“As fashion moves more toward sustainable practices, upcycling seems to be the hottest and trendiest topic right now, with brands such as Miu Miu, Burberry, Alexander McQueen and Marine Serre all tapping into the trend.
Contemporary fashion label Forte_Forte, meanwhile, quietly embraced it almost 10 years ago by partnering with silk specialist Mantero Seta to retrieve and breathe new life into deadstock silks.
Now marking the opening of its latest flagship store in Italy’s tony resort destination Forte dei Marmi, the brand — owned by private equity Style Capital — is unveiling Bloom, a 10-piece capsule collection crafted from old garments in the Forte_Forte archives up until spring 2020.
“This project is very close to our identity and stems from a deep reflection on sustainability that we carried out during the first lockdown last year,” said the brand’s creative director Giada Forte.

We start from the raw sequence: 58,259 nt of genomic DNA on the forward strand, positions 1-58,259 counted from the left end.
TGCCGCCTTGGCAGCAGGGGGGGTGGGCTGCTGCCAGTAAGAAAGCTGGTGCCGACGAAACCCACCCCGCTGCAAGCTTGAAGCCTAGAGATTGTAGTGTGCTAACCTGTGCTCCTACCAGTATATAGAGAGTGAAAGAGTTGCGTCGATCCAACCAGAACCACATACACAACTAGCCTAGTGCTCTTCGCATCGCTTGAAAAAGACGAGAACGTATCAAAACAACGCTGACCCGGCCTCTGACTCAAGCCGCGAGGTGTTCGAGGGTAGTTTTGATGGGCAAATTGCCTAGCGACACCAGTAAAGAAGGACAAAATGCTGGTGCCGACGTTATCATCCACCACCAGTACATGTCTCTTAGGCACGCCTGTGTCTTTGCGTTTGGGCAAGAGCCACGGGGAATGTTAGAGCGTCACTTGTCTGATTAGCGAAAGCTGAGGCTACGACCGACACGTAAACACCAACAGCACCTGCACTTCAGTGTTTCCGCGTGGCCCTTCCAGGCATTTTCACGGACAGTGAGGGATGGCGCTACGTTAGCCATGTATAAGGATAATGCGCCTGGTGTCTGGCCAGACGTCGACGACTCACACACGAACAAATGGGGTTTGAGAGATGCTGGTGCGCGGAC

Bloom was originally a communication project that debuted last year when the brand started posting on its Instagram account a series of flower pictures to offer relief during the lockdown.
“Each piece of clothing or fabric in the unsold stock brings about a lot of values — from the research trips made to create them to the artisans and weavers we worked with, and they had to be celebrated in some way. It’s not only about making a sustainable statement by way of upcycling but also a way to telegraph the human values that go into the creation of fashion pieces,” Forte explained.
The collection comprises duster and trench coats, as well as billowing frocks and shirtdresses, all exuding a DIY and arty feel.
“Upcycling is a beautiful process in that it forces me as a designer to push my creativity and rethink the same fabrics and pieces I had conceived in the past as if they were characters into something new,” Forte said, adding that the timeless quality of Forte_Forte pieces made the process easier.
Each style is available in three to four pieces and comes with a dedicated label bearing its flower-inspired name and the number of the item, as well as information on the seasons the fabrics and scraps come from….”